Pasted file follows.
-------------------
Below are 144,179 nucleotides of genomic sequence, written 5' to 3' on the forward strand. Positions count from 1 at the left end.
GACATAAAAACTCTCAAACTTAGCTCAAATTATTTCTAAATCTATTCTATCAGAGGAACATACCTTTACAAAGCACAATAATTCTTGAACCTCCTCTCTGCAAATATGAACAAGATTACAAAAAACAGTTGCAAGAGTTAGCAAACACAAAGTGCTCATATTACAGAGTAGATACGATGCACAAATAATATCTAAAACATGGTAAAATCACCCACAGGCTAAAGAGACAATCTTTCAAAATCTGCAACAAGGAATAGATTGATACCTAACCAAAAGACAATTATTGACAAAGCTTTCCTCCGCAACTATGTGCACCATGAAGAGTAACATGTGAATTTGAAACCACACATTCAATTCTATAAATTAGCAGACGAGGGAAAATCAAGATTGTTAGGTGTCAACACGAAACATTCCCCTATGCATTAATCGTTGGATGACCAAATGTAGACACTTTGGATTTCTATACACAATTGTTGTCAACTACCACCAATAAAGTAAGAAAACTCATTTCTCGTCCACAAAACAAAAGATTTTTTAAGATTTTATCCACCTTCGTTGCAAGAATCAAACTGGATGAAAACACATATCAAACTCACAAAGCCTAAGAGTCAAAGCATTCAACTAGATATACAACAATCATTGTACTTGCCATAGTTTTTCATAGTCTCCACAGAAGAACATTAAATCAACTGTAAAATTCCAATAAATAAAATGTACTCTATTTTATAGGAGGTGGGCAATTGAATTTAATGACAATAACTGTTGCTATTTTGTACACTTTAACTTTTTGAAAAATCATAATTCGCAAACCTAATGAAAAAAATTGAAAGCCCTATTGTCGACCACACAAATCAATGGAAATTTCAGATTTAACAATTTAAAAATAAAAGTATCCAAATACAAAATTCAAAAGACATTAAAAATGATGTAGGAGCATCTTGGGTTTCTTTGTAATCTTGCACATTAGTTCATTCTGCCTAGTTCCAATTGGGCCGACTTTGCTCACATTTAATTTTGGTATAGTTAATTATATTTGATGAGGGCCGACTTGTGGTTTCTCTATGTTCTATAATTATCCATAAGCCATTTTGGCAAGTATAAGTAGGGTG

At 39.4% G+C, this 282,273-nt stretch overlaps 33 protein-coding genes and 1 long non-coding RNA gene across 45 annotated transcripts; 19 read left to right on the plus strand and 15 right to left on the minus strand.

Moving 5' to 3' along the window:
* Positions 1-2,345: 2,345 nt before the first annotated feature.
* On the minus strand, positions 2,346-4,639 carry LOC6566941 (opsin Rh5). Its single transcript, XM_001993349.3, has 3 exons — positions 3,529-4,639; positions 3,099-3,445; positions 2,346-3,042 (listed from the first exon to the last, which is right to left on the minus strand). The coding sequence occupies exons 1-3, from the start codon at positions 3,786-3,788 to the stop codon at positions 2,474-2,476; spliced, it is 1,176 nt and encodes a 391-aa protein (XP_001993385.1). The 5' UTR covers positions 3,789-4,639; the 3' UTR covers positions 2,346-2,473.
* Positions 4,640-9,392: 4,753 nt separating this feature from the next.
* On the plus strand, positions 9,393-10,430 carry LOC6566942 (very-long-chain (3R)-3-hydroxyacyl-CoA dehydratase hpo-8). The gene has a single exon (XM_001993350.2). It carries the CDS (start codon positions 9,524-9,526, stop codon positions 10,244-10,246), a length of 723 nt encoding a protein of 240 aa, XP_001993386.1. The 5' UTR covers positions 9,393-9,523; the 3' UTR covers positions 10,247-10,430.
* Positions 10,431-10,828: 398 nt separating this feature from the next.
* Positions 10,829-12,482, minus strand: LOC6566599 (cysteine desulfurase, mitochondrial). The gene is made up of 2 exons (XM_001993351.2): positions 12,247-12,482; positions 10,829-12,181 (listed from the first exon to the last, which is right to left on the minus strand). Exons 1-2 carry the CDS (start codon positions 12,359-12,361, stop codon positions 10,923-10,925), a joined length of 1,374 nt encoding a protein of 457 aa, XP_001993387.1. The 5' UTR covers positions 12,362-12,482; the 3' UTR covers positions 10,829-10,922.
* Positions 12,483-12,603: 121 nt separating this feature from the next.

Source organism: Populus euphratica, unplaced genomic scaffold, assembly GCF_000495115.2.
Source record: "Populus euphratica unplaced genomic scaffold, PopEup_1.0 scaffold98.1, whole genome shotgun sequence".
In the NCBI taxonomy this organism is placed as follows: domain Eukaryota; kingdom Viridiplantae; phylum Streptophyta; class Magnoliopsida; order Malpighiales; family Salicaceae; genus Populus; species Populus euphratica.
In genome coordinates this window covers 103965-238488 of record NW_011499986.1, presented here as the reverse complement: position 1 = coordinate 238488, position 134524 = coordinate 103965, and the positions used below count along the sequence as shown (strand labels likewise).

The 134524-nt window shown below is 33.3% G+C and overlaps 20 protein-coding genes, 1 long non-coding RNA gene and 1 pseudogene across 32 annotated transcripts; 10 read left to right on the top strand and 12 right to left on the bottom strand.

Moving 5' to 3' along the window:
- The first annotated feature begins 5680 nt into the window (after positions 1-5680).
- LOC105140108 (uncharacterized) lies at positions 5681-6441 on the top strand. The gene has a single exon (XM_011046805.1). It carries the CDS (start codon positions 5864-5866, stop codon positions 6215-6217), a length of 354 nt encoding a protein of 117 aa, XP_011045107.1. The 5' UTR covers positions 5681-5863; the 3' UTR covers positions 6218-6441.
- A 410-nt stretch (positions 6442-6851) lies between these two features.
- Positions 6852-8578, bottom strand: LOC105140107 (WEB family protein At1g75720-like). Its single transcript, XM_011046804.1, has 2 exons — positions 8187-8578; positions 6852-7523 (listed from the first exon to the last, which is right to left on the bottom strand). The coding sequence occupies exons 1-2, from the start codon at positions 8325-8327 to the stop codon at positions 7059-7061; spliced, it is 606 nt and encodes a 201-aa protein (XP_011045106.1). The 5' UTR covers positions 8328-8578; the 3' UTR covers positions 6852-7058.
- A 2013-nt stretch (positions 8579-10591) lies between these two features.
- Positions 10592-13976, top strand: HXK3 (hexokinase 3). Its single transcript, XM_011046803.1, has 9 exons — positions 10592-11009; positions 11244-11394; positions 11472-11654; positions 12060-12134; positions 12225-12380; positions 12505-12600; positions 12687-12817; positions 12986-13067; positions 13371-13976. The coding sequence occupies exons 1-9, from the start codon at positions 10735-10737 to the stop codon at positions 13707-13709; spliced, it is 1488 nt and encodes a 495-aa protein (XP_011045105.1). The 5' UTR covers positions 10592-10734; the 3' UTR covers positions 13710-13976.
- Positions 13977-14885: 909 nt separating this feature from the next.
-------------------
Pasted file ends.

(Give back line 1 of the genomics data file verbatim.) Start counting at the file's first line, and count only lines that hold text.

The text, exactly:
Below are 144,179 nucleotides of genomic sequence, written 5' to 3' on the forward strand. Positions count from 1 at the left end.